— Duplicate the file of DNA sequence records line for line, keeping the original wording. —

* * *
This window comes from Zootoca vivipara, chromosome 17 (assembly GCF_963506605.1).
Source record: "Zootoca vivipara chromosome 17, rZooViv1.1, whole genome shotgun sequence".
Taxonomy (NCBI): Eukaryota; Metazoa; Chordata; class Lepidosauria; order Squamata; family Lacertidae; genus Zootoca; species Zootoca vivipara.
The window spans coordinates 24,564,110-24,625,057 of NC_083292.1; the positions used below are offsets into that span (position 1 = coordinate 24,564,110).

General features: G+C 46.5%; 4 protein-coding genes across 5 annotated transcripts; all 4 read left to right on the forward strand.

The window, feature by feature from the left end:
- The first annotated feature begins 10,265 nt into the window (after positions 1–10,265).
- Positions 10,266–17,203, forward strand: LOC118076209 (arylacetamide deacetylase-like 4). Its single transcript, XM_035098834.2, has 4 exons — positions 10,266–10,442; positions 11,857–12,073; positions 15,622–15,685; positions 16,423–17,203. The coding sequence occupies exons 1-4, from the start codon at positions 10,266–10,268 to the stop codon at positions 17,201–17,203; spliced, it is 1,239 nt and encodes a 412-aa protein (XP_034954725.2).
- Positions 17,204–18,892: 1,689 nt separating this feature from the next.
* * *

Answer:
This window comes from Zootoca vivipara, chromosome 17 (assembly GCF_963506605.1).
Source record: "Zootoca vivipara chromosome 17, rZooViv1.1, whole genome shotgun sequence".
Taxonomy (NCBI): Eukaryota; Metazoa; Chordata; class Lepidosauria; order Squamata; family Lacertidae; genus Zootoca; species Zootoca vivipara.
The window spans coordinates 24,564,110-24,625,057 of NC_083292.1; the positions used below are offsets into that span (position 1 = coordinate 24,564,110).

General features: G+C 46.5%; 4 protein-coding genes across 5 annotated transcripts; all 4 read left to right on the forward strand.

The window, feature by feature from the left end:
- The first annotated feature begins 10,265 nt into the window (after positions 1–10,265).
- Positions 10,266–17,203, forward strand: LOC118076209 (arylacetamide deacetylase-like 4). Its single transcript, XM_035098834.2, has 4 exons — positions 10,266–10,442; positions 11,857–12,073; positions 15,622–15,685; positions 16,423–17,203. The coding sequence occupies exons 1-4, from the start codon at positions 10,266–10,268 to the stop codon at positions 17,201–17,203; spliced, it is 1,239 nt and encodes a 412-aa protein (XP_034954725.2).
- Positions 17,204–18,892: 1,689 nt separating this feature from the next.